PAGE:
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A window film with a specially designed molecule could be capable of taking the edge off the worst midday heat and instead distributing it evenly from morning to evening. The molecule has the unique ability to capture energy from the sun's rays and release it later as heat. This is shown by researchers at Chalmers University of Technology, Sweden, in the scientific journal Advanced Science.
On sunny summer days it can be little short of unbearable to stay indoors or in cars. The heat radiates in and creates an unpleasantly high temperature for people, animals and plants. Using energy-intensive systems such as air conditioning and fans means combating the thermal energy with other forms of energy. Researchers at Chalmers University of Technology are proposing a method that utilizes the heat and distributes it evenly over a longer period instead.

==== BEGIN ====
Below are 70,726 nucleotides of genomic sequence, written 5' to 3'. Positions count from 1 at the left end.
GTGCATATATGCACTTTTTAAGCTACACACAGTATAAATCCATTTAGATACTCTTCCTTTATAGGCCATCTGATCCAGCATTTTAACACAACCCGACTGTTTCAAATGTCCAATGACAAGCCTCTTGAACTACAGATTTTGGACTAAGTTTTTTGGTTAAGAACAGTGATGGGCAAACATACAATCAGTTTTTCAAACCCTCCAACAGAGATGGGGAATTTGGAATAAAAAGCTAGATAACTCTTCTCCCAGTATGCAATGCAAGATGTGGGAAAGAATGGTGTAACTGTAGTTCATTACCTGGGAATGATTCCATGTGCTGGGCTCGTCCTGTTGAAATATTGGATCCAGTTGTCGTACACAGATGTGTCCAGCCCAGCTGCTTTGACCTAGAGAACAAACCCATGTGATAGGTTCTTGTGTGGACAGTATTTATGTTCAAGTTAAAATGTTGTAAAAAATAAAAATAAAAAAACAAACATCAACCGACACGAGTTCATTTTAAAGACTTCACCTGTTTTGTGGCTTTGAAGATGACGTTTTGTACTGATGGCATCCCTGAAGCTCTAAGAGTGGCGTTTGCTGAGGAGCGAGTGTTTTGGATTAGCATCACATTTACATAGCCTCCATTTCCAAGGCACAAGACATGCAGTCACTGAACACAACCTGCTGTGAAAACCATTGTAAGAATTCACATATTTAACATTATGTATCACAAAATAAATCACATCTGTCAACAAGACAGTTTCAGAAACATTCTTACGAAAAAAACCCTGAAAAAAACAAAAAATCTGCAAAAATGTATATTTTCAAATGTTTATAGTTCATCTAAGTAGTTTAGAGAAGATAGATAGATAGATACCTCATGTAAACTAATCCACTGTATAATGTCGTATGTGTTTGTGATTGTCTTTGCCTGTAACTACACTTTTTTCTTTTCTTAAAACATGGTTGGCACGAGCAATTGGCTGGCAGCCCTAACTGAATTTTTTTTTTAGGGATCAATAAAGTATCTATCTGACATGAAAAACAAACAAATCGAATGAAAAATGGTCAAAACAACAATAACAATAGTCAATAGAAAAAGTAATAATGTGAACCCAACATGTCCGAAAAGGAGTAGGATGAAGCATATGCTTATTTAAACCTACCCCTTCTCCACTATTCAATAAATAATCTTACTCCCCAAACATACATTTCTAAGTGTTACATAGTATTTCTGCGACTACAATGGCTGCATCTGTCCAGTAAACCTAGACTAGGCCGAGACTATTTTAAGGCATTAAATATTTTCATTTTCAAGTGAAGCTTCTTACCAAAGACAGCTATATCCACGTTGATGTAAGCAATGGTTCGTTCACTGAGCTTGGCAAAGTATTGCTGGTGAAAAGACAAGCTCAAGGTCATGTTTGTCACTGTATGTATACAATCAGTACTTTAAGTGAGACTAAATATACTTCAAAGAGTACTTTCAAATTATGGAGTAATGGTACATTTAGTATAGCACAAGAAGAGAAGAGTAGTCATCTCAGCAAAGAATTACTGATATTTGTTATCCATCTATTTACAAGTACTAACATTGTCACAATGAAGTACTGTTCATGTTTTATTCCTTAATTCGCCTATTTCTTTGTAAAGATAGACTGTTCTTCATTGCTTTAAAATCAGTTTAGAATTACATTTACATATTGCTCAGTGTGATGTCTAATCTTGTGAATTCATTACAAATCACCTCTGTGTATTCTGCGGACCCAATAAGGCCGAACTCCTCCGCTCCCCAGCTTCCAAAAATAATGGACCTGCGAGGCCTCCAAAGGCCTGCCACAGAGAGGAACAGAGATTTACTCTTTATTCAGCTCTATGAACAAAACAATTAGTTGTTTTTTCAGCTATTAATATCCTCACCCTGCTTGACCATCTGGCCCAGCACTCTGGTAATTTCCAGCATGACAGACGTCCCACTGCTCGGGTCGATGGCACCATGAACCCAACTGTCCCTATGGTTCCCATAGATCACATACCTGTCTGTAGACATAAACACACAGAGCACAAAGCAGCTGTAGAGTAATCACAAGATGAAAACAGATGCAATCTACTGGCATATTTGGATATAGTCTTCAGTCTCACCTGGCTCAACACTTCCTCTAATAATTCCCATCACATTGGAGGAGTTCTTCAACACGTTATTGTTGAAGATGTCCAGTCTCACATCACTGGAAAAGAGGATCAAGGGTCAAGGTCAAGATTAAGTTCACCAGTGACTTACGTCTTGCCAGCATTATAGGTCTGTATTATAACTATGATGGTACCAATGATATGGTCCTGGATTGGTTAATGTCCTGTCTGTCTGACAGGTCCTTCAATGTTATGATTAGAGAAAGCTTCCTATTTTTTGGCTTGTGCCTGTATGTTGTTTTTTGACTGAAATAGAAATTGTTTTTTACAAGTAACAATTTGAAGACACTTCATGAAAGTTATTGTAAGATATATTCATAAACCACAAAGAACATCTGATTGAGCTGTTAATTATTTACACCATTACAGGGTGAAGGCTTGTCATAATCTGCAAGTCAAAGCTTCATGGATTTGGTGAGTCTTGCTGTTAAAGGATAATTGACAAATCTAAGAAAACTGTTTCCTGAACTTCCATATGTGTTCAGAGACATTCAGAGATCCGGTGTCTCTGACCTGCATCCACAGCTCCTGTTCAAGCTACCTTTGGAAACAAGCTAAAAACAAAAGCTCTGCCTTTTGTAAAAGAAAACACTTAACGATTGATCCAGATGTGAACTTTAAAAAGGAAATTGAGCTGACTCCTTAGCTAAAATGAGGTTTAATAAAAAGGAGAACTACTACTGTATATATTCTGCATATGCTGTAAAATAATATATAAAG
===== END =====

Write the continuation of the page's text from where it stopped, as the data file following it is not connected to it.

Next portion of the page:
Molecule - Sun - Rays - Photons - Changes
When their specially designed molecule is struck by the sun's rays it captures photons and simultaneously changes form—it is isomerized. When the sun stops shining on the window film the molecules release heat for up to eight hours after the sun has set.
"The aim is to create a pleasant indoor environment even when the sun is at its hottest, without consuming any energy or having to shut ourselves behind blinds. Why not make the most of the energy that we get free of charge instead of trying to fight it," says chemist Kasper Moth-Poulsen, who is leading the research.
Dawn - Film - Energy - Orange - Colors
At dawn when the film has not absorbed any solar energy it is yellow or orange, since these colors are the opposite of blue and green, which is the light spectrum that the researchers have chosen to capture from the sun. When the molecule captures solar energy...
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